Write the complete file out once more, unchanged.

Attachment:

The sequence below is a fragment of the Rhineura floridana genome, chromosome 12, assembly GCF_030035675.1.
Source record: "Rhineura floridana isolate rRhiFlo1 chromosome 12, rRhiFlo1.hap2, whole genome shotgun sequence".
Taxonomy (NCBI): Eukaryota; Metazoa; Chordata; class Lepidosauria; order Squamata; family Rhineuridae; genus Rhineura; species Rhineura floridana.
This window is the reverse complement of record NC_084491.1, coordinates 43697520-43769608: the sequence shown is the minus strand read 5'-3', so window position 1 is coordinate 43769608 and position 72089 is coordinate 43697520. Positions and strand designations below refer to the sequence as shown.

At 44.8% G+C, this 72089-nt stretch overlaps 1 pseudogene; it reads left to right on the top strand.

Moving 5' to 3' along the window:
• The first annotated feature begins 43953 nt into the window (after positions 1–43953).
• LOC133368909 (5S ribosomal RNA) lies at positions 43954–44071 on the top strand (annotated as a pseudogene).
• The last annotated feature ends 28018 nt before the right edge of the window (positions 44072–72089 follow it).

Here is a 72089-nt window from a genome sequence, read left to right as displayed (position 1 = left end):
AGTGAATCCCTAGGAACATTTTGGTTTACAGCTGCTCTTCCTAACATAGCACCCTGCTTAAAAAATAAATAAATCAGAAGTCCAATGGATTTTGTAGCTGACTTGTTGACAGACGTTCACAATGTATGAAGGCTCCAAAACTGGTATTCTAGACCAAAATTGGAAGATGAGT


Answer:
The sequence below is a fragment of the Rhineura floridana genome, chromosome 12, assembly GCF_030035675.1.
Source record: "Rhineura floridana isolate rRhiFlo1 chromosome 12, rRhiFlo1.hap2, whole genome shotgun sequence".
Taxonomy (NCBI): Eukaryota; Metazoa; Chordata; class Lepidosauria; order Squamata; family Rhineuridae; genus Rhineura; species Rhineura floridana.
This window is the reverse complement of record NC_084491.1, coordinates 43697520-43769608: the sequence shown is the minus strand read 5'-3', so window position 1 is coordinate 43769608 and position 72089 is coordinate 43697520. Positions and strand designations below refer to the sequence as shown.

At 44.8% G+C, this 72089-nt stretch overlaps 1 pseudogene; it reads left to right on the top strand.

Moving 5' to 3' along the window:
• The first annotated feature begins 43953 nt into the window (after positions 1–43953).
• LOC133368909 (5S ribosomal RNA) lies at positions 43954–44071 on the top strand (annotated as a pseudogene).
• The last annotated feature ends 28018 nt before the right edge of the window (positions 44072–72089 follow it).

Here is a 72089-nt window from a genome sequence, read left to right as displayed (position 1 = left end):
AGTGAATCCCTAGGAACATTTTGGTTTACAGCTGCTCTTCCTAACATAGCACCCTGCTTAAAAAATAAATAAATCAGAAGTCCAATGGATTTTGTAGCTGACTTGTTGACAGACGTTCACAATGTATGAAGGCTCCAAAACTGGTATTCTAGACCAAAATTGGAAGATGAGT